Chances are that there were enormous pressures on Dasharatha to do the way he did. Chances are pressure groups worked on Dasharatha. Chances are Kausalya was again in a race to give an heir to Dasharatha.
After the sacrifice, it is Kausalya who gives birth to the first male child of Dasharatha. And soon Kaikeyi gives birth to Bharata. And with that, everything changes. Inheritance now becomes a vital issue. By traditional right, the throne should go to Rama. But because of the rajyashulka given to Kaikeyi, it belongs to Bharata.
The knowledge that he was not the heir to the kingdom of Dasharatha though he was the eldest son must have been very painful for Rama. And if was not, Kausalya would have made it so for Rama. Because by giving that promise to Ashwapati, it was her that Dasharatha had disinherited. It was her right to be the future queen-mother that Dasharatha had denied her.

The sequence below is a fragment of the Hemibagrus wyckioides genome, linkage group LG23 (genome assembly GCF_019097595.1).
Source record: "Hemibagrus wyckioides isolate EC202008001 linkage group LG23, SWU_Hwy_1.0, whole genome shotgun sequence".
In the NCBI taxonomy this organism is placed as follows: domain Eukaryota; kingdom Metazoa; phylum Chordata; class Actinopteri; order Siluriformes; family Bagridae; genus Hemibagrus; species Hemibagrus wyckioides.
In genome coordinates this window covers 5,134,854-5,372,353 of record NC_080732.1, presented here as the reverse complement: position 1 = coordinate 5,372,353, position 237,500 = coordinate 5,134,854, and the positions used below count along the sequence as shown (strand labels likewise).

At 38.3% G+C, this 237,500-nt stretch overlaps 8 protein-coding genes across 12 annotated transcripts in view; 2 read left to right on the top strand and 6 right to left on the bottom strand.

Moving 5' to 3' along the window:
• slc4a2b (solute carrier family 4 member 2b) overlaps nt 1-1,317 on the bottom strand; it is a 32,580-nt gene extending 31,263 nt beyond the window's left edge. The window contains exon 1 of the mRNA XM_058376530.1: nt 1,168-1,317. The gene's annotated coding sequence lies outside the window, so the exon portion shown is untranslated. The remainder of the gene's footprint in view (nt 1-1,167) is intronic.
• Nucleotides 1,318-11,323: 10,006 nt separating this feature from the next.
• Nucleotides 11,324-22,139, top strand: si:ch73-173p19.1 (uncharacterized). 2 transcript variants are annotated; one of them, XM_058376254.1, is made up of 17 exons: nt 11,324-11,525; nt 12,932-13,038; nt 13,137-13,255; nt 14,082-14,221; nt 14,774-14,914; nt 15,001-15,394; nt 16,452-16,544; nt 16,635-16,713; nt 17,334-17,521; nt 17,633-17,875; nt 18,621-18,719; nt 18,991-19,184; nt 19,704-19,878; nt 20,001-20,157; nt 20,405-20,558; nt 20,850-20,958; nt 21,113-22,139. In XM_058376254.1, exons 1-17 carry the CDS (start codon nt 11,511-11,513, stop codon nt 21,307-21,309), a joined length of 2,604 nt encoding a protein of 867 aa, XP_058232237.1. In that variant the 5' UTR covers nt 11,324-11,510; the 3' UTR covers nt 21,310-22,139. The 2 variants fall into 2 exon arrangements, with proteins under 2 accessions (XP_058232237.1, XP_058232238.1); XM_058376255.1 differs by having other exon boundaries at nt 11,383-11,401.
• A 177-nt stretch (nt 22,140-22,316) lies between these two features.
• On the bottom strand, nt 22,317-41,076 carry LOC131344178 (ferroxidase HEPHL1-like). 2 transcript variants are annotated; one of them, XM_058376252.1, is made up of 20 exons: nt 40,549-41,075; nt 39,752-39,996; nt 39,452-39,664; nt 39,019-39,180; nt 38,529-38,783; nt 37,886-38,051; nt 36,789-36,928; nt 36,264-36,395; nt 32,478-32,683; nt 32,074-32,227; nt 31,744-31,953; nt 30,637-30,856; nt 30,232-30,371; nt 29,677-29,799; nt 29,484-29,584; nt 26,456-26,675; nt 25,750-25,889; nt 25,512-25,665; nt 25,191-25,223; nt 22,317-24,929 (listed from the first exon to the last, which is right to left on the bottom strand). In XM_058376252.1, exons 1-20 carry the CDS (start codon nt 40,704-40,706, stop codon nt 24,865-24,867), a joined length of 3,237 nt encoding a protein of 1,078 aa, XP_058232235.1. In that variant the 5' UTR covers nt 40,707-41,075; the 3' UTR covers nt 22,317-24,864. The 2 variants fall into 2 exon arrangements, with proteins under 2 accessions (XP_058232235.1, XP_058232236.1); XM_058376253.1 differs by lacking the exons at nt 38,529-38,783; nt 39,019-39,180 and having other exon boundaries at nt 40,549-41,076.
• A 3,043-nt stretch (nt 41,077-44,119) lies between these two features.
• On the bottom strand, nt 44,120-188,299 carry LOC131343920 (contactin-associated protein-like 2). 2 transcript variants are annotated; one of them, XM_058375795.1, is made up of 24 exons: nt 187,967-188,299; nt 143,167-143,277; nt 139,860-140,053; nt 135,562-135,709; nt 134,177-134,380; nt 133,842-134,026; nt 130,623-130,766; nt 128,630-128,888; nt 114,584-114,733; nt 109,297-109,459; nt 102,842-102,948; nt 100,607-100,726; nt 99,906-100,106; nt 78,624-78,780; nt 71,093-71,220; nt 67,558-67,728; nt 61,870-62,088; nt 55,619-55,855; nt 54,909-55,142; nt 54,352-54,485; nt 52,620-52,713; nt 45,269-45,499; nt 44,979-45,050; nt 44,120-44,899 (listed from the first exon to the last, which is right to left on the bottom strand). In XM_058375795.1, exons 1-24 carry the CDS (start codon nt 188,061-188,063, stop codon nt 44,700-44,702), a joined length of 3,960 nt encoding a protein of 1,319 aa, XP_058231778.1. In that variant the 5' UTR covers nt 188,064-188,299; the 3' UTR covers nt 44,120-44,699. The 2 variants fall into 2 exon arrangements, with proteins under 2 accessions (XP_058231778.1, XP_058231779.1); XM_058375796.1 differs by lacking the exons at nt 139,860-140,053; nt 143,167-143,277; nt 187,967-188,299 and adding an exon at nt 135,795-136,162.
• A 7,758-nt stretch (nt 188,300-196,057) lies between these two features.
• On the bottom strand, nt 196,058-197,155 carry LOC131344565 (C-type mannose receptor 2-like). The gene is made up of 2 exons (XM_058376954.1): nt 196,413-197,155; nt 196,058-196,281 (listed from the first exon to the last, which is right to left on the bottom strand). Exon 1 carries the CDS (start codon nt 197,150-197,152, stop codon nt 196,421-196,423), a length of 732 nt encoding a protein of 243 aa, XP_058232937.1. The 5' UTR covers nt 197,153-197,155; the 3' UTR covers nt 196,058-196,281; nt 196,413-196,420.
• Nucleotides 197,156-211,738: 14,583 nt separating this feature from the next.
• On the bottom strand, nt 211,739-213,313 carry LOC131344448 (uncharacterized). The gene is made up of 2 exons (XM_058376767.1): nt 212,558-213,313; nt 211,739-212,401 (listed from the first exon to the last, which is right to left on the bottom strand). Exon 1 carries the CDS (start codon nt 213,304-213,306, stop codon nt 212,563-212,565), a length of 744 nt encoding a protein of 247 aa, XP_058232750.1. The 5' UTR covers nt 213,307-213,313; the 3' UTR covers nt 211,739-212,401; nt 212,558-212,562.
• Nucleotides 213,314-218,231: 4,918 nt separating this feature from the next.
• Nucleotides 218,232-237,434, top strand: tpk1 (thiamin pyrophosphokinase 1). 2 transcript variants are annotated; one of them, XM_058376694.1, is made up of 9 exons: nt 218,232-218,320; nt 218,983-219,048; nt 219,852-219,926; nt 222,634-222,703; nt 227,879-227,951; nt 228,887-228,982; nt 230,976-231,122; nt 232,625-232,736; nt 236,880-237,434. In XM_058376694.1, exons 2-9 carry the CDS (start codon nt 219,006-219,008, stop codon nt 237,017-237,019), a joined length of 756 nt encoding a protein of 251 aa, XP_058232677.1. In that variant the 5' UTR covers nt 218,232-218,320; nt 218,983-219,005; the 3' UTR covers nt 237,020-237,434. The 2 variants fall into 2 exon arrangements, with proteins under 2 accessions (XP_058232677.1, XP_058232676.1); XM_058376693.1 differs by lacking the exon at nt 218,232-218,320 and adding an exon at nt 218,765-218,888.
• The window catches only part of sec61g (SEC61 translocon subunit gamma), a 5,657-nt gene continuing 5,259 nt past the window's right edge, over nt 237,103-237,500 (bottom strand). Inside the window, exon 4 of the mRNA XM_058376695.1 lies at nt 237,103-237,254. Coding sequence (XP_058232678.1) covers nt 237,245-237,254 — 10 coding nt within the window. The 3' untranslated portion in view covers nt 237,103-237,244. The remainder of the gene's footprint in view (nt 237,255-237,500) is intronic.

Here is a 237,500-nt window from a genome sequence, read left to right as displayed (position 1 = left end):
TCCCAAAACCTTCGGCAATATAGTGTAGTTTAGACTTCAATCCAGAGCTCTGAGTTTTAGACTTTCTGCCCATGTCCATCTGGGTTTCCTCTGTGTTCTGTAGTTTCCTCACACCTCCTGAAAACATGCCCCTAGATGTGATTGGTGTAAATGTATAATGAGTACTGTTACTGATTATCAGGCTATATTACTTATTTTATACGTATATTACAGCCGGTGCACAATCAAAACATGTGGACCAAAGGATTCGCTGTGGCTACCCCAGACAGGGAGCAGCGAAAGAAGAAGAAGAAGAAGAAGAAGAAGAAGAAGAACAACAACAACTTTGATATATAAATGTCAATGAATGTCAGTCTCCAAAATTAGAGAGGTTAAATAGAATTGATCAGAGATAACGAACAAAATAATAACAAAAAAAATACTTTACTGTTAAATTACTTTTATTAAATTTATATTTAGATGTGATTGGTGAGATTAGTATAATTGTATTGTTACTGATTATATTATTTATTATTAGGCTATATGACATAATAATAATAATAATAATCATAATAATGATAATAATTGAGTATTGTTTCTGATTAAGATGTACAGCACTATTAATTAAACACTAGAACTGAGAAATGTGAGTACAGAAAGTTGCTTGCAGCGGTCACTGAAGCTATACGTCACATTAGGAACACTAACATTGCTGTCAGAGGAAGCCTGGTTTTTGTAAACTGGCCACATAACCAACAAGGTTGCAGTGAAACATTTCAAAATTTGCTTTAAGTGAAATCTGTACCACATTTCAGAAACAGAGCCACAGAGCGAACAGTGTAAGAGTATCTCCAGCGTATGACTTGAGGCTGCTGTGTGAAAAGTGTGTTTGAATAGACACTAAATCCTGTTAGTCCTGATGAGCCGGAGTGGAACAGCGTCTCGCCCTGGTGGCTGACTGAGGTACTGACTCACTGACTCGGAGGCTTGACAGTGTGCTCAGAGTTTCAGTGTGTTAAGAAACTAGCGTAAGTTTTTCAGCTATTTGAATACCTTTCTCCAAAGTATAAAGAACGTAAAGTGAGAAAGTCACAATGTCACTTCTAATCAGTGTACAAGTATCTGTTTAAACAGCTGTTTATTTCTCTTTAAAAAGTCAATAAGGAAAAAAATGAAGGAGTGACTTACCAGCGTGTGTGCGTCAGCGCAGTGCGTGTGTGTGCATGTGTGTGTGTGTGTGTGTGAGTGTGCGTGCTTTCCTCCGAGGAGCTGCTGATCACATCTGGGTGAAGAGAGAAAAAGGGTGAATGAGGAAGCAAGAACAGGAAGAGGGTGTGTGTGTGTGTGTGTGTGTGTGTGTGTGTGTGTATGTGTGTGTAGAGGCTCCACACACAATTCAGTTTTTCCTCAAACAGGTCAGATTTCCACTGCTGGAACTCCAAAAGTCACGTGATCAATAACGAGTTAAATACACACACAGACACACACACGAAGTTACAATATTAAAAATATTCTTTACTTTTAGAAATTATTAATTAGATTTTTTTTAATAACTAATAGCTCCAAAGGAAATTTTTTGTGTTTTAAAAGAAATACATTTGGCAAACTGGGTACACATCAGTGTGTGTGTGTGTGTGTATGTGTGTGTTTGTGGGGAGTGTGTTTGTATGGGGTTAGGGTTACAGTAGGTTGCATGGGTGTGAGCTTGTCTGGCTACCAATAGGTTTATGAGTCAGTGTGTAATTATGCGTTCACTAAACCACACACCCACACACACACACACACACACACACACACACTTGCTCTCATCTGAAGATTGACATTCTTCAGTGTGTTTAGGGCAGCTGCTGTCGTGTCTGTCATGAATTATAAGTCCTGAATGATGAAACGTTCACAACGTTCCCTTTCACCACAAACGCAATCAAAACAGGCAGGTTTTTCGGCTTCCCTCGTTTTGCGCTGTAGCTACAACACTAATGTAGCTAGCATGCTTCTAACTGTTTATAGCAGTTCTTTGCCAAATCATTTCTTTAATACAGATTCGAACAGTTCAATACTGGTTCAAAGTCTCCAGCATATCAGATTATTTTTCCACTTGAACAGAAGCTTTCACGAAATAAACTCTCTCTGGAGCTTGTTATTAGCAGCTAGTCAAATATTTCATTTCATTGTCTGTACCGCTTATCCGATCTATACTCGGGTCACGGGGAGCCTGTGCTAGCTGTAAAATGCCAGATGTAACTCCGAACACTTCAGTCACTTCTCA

There are clear indications in the Ramayana that she resented it. That she felt the resentment very deeply. That her entire life was vitiated by that resentment. That she strongly desired to be the queen mother, that she wished with all her heart that Rama would be the king. In fact, she tells Rama that her only hope in life was that one day Rama would be king. [Ayo 20/38] She lived to see that day.